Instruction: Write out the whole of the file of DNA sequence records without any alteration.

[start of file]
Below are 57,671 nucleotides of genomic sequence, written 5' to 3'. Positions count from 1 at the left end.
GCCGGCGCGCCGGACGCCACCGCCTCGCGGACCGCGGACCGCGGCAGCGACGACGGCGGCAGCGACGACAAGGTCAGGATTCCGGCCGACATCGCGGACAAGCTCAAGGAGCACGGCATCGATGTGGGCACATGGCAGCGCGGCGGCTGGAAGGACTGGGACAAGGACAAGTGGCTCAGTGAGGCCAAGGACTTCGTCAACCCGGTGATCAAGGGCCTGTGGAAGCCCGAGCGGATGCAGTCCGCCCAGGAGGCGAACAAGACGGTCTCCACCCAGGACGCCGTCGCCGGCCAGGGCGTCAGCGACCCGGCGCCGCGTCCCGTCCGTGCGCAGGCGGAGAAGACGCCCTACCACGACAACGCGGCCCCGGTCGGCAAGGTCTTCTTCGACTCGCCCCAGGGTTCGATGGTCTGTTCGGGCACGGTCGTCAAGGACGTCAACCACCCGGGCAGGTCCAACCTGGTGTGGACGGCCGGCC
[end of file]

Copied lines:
Below are 57,671 nucleotides of genomic sequence, written 5' to 3'. Positions count from 1 at the left end.
GCCGGCGCGCCGGACGCCACCGCCTCGCGGACCGCGGACCGCGGCAGCGACGACGGCGGCAGCGACGACAAGGTCAGGATTCCGGCCGACATCGCGGACAAGCTCAAGGAGCACGGCATCGATGTGGGCACATGGCAGCGCGGCGGCTGGAAGGACTGGGACAAGGACAAGTGGCTCAGTGAGGCCAAGGACTTCGTCAACCCGGTGATCAAGGGCCTGTGGAAGCCCGAGCGGATGCAGTCCGCCCAGGAGGCGAACAAGACGGTCTCCACCCAGGACGCCGTCGCCGGCCAGGGCGTCAGCGACCCGGCGCCGCGTCCCGTCCGTGCGCAGGCGGAGAAGACGCCCTACCACGACAACGCGGCCCCGGTCGGCAAGGTCTTCTTCGACTCGCCCCAGGGTTCGATGGTCTGTTCGGGCACGGTCGTCAAGGACGTCAACCACCCGGGCAGGTCCAACCTGGTGTGGACGGCCGGCC